Gifts and Gratuities & Non-cash Compensation

FINRA does not allow member firms and their associated persons to buy influence at other firms with gifts of cash or gifts with resale value over a certain amount. Currently the amount is $100 but is expected to rise to $175 in the near future. Why would someone at your firm want to give someone at another firm a $1,000 set of titanium golf clubs? Maybe your firm would like to start getting invited to join certain municipal securities underwritings that they run as syndicate manager. Or, maybe your firm would just like the other firm to start throwing some of the smaller accounts they don't want your way? Maybe a case of expensive scotch would do the trick?

While gifts and business entertainment are not completely prohibited, we are now entering a gray area that can either be considered normal business expenses or a violation of FINRA rules on influencing or rewarding the employees of other member firms.

Here is how FINRA states the rule:
No member or person associated with a member shag directly or indirectly give or permit to be given anything of value, including gratuities, in excess of one hundred dollars per individual per year to any person, principal proprietor, employee, agent or representative of another person where such payment or gratuity, is in relation to the business of the employer of the recipient of the payment or gratuity. A gift  of any kind is considered a gratuity.

FINRA then makes it clear that what they are prohibiting here is more along the lines of a $1,000 set of golf clubs, as opposed to legitimate contracts of employment where one member employs another member's employee for legitimate purposes. As the rule then states:

This Rule shall not apply to contracts of employment with or to compensation for services rendered provided that there is in existence prior to the time of employment or before the services are rendered a written agreement between the member and the person who is to be employed to perform such services. Such agreement shall include the nature of the proposed employment, the amount of the proposed compensation, and the written consent of such person's employer or principal.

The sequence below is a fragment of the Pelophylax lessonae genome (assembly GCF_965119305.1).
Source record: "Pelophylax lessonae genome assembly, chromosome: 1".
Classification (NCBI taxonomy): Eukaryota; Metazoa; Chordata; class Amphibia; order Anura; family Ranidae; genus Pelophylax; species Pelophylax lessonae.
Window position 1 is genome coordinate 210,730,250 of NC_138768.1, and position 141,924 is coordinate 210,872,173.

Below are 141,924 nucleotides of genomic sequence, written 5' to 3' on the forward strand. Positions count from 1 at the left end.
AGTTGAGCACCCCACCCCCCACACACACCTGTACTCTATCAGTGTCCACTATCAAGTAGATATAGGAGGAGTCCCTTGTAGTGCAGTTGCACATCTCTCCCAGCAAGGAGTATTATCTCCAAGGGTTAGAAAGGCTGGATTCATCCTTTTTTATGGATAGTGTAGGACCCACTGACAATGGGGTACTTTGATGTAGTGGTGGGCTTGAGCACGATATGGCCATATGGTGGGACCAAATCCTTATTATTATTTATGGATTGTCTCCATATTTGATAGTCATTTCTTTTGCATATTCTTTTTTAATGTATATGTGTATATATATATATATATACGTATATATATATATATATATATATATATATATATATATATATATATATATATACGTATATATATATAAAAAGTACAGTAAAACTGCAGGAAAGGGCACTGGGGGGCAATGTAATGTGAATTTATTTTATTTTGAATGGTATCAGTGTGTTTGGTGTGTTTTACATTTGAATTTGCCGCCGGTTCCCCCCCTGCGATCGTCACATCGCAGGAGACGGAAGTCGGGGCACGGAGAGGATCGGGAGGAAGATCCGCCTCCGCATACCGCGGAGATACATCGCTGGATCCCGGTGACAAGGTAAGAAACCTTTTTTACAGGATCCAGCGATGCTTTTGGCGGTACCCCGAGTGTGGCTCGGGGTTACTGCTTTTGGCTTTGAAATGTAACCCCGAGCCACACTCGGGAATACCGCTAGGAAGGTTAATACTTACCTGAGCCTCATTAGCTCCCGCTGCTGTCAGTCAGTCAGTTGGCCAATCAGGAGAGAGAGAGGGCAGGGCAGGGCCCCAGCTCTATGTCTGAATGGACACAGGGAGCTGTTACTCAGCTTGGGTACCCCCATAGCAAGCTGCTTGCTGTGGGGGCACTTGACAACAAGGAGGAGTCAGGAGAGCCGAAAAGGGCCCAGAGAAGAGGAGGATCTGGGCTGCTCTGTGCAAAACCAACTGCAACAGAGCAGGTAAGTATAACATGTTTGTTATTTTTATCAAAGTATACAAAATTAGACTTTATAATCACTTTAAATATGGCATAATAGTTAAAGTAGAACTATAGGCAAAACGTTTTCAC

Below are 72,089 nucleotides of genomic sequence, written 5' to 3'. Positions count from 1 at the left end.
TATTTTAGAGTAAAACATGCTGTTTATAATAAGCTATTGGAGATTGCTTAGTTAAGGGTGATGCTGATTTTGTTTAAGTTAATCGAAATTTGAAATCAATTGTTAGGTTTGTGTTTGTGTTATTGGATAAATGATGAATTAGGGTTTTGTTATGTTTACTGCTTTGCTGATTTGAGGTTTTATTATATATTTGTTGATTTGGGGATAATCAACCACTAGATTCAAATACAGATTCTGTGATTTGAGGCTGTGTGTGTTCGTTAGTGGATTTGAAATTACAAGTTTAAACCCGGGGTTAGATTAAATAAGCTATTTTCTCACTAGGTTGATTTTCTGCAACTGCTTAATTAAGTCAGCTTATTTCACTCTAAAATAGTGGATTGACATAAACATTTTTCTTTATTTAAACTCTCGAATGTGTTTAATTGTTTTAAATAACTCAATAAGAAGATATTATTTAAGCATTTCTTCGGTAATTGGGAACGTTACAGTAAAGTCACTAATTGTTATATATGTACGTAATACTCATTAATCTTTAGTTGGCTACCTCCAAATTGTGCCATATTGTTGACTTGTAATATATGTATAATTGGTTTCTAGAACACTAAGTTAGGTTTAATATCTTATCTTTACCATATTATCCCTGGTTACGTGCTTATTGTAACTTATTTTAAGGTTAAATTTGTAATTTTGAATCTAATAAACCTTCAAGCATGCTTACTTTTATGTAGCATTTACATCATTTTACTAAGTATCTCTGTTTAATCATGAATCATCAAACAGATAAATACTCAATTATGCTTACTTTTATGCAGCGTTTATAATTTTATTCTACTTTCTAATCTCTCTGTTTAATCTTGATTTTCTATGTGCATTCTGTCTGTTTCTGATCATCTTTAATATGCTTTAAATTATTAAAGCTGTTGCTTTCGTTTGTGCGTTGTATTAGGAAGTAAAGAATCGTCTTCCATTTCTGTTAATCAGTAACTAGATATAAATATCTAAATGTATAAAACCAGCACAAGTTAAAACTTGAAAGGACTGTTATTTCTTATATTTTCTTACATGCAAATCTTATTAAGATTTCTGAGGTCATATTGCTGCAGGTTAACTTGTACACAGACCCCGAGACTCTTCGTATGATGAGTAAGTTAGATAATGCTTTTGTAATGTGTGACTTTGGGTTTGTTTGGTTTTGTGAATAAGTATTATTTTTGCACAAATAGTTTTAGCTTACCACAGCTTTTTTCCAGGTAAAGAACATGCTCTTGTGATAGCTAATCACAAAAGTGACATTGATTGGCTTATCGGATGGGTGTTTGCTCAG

As with most sensitive issues, FINRA requires records surrounding these activities to be kept:
A separate record of all payments or gratuities in any amount known to the member, the employment agreement referred to in paragraph (b) and any employment compensation paid as a result thereof shall be retained by the member for the period specified by SEA Rule 17a-4.
Note that "SEA' means "Securities Exchange Act of 1934" and "SEA Rule 17a-4" would be that SEC Rule promulgated under the Securities Exchange Act of 1934.

Non-cash Compensation
Associated persons may not accept compensation from anyone other than the member firm. The only exception here is if there is an arrangement between you and the other party that your member firm agrees to, and your firm deals with a bunch of other requirements. Associated persons (you) may not accept securities from some-body else in exchange for selling variable contracts. The only non-cash compensation that can be offered or accepted is:
  • gifts that do not exceed an annual amount per person fixed periodically by the Association, and that are not preconditioned on achievement of a sales target. The gift limit is still $100, by the way.
  • an occasional meal, a ticket to a sporting event or the theater, or comparable entertainment that is neither so frequent nor so extensive as to raise any question of propriety and is not preconditioned on achievement of a sales target.
  • payment or reimbursement by offerors in connection with meetings held by an offeror or by a member for the purpose of training or education of associated persons of a member.
For that last bullet, the associated person must get the firm's permission to attend and his attendance and reimbursement of expenses cannot be preconditioned on meeting a sales target. Only he -not a guest- can have expenses reimbursed. The location of the meeting must be appropriate, too, meaning if the offeror's office is in Minneapolis, it looks suspicious when the meeting is held in Maui.
And, the rule states that the "member firm shall maintain records of all compensation received by the member or its associated persons from offerors. The records shall include the names of the offerors, the names of the associated persons, the amount of cash, the nature and, if known, the value of non-cash compensation received."

A firm can give their registered representatives non-cash compensation for selling variable contracts, but they can't compensate them more for selling one variable contract than for another. This rule states that the non-cash compensation arrangement requires that the credit received for each variable contract security is equally weighted.


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